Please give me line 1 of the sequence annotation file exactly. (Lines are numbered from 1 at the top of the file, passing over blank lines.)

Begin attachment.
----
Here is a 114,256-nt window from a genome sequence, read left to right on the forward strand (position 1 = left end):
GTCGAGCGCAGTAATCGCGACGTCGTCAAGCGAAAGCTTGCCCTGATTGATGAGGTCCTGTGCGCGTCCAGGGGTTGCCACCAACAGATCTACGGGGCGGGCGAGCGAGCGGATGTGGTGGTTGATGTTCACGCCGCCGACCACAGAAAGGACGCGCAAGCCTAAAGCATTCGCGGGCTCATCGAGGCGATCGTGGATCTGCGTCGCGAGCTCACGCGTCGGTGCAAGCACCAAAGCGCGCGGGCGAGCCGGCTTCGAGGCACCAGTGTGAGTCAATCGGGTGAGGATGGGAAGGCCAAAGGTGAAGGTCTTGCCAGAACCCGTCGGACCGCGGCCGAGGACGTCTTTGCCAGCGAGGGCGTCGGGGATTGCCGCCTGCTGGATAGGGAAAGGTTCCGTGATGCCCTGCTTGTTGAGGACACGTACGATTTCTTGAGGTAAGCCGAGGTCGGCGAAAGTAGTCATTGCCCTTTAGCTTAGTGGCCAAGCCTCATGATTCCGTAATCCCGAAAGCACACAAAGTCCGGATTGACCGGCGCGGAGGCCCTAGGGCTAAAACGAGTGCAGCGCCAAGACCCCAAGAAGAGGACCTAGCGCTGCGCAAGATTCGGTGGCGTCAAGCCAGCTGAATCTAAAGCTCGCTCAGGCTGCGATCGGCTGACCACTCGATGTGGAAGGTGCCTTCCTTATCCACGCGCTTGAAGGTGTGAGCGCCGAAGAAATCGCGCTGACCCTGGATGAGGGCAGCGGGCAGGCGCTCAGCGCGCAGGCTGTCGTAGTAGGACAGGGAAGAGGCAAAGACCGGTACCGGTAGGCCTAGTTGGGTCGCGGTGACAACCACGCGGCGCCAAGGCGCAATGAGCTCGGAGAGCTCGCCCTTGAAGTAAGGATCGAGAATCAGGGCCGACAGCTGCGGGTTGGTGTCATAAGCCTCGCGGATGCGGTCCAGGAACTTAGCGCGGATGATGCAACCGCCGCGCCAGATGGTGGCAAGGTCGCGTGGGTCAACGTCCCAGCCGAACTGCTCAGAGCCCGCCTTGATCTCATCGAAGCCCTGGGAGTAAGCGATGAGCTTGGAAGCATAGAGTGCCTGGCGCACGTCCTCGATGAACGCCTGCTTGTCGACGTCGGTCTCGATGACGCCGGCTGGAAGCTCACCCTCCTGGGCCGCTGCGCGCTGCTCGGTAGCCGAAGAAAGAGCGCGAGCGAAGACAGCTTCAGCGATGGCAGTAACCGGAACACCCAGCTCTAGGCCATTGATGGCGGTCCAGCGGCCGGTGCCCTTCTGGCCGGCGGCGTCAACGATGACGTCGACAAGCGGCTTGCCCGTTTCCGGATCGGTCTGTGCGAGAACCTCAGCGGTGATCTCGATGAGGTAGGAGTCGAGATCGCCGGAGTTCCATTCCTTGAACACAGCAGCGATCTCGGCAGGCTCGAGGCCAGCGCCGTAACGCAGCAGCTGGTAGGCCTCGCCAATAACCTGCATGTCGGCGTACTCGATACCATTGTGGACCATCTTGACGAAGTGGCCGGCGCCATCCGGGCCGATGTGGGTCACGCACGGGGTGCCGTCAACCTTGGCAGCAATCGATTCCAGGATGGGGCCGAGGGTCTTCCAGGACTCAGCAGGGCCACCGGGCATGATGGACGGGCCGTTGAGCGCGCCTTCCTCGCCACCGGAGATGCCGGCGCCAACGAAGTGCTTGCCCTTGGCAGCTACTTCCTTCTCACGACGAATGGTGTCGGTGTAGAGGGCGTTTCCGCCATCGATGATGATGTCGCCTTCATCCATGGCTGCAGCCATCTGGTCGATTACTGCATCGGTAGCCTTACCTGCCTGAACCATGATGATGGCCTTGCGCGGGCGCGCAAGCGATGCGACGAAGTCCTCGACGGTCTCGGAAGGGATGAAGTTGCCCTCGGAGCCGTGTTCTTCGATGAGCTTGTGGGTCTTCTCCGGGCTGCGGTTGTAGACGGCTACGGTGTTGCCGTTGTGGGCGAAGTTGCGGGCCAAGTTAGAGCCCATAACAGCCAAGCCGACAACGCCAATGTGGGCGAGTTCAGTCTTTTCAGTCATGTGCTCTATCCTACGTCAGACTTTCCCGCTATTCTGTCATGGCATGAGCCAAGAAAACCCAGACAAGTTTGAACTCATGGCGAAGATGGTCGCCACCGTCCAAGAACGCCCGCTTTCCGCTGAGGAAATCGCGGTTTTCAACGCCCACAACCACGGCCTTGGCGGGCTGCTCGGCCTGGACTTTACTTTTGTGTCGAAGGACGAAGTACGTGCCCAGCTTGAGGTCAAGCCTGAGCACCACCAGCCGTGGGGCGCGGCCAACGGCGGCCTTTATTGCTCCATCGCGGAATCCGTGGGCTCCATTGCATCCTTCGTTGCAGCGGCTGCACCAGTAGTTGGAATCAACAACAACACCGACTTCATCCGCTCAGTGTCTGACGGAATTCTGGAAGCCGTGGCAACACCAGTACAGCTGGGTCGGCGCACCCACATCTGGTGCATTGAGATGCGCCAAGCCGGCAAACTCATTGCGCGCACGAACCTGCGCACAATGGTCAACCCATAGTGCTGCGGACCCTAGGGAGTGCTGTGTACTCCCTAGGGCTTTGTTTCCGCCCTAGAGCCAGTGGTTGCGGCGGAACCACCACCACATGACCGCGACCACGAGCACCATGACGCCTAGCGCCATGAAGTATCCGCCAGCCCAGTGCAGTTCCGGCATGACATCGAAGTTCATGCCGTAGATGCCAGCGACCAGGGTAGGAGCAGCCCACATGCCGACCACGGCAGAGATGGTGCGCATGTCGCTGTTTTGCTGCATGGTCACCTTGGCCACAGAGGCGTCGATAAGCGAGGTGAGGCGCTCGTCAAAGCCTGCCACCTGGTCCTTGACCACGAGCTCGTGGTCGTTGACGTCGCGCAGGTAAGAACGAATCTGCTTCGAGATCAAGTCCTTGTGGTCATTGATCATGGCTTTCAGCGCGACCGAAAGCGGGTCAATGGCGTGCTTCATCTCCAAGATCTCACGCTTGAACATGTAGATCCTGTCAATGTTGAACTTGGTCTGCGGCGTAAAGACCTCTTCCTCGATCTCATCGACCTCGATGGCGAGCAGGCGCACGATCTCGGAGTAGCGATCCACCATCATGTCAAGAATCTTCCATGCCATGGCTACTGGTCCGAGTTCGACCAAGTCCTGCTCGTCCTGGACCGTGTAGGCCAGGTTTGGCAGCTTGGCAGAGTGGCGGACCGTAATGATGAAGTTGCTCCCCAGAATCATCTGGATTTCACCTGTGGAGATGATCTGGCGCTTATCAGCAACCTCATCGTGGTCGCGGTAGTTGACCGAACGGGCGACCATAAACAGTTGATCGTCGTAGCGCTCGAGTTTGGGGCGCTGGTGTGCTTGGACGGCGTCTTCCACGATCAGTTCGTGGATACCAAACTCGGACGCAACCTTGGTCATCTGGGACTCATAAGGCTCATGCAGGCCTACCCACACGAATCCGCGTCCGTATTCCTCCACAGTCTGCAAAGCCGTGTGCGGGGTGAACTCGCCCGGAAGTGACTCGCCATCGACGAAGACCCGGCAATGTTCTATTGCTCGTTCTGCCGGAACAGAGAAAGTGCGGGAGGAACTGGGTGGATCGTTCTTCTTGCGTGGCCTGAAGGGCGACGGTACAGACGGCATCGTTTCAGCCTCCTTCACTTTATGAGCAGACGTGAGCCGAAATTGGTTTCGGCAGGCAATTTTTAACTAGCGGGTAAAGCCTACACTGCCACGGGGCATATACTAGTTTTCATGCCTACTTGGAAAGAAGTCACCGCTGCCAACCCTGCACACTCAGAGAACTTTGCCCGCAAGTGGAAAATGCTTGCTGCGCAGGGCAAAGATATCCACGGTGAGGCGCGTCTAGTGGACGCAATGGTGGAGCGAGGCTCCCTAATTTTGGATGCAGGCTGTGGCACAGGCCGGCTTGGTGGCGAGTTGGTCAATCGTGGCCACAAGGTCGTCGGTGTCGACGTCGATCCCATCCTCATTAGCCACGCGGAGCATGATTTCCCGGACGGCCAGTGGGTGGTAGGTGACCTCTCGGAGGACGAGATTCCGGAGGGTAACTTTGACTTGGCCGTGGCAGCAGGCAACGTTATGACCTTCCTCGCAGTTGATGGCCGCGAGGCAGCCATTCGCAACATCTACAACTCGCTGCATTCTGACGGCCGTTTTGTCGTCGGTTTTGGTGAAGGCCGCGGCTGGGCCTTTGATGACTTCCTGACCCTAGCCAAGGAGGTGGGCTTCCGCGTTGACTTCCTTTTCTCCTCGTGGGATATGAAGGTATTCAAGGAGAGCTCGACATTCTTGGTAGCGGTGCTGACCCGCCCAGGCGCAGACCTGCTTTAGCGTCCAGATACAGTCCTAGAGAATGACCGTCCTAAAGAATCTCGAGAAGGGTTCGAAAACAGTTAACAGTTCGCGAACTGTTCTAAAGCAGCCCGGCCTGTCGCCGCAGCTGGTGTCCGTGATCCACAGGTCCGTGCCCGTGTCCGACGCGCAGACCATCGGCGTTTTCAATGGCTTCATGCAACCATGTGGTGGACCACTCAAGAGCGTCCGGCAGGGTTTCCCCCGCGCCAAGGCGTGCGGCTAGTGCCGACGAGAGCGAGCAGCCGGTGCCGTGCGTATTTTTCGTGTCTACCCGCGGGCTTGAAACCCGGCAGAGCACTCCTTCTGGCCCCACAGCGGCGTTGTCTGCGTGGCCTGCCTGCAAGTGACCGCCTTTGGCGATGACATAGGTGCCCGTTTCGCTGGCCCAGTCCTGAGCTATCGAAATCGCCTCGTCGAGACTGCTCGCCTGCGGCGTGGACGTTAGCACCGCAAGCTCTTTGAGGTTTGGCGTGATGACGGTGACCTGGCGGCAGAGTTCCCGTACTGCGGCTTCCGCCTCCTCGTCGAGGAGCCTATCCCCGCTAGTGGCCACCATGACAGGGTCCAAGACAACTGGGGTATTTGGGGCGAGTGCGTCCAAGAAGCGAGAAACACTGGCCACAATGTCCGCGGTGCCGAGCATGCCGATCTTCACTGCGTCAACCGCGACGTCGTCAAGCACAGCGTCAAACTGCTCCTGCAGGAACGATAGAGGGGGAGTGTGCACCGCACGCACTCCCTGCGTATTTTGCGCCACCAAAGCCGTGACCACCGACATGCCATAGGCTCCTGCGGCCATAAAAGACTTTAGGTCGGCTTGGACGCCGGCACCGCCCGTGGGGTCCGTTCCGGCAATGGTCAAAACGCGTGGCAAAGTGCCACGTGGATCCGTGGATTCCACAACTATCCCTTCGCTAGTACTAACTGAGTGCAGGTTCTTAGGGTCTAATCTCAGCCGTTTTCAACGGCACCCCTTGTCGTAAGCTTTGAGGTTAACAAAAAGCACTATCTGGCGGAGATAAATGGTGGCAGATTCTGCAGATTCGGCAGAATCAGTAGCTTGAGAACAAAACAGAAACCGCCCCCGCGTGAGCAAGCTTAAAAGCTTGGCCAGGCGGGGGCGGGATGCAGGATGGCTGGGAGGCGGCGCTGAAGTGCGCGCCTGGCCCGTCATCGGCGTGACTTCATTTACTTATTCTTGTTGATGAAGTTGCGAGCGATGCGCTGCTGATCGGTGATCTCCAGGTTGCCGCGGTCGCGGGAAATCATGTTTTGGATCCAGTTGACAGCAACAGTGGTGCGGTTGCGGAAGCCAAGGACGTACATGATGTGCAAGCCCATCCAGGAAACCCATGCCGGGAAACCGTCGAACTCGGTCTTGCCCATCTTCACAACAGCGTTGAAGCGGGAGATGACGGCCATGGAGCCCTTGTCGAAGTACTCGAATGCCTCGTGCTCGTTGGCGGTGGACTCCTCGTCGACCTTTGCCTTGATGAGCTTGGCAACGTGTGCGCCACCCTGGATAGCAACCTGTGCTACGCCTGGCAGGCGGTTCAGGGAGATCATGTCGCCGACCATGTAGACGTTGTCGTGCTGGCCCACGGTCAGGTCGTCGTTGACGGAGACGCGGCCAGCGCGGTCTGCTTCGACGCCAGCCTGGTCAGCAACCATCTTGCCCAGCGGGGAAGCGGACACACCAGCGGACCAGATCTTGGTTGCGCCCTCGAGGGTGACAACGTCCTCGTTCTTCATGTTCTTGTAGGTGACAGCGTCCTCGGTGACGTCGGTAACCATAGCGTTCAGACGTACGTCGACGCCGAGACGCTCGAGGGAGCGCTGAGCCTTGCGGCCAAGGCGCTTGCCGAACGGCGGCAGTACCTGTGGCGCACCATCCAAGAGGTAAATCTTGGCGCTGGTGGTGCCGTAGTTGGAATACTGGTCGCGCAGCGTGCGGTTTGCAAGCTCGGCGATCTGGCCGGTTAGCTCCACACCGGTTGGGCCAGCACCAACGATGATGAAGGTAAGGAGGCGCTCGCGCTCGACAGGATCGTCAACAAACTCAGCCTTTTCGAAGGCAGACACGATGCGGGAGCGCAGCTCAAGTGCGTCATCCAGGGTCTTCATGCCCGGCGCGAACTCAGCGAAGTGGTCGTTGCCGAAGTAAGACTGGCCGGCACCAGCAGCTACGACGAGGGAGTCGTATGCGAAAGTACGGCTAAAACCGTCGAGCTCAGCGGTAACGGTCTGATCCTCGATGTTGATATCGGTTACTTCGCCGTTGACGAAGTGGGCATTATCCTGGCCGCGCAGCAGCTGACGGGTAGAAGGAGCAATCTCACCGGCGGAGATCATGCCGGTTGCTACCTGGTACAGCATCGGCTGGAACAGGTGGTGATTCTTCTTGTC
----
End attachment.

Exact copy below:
Here is a 114,256-nt window from a genome sequence, read left to right on the forward strand (position 1 = left end):